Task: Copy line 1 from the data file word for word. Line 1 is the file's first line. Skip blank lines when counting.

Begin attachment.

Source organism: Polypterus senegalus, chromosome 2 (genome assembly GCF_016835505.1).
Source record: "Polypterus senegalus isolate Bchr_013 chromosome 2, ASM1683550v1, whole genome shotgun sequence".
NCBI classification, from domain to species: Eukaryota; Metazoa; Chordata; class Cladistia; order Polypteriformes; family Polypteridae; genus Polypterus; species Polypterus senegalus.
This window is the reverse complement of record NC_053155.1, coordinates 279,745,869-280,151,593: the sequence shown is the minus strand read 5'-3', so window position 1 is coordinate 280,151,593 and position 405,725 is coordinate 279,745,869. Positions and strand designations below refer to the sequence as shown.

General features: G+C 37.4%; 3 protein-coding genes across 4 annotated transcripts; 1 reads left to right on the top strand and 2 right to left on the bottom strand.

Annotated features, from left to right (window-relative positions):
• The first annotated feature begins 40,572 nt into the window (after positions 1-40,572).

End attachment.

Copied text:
Source organism: Polypterus senegalus, chromosome 2 (genome assembly GCF_016835505.1).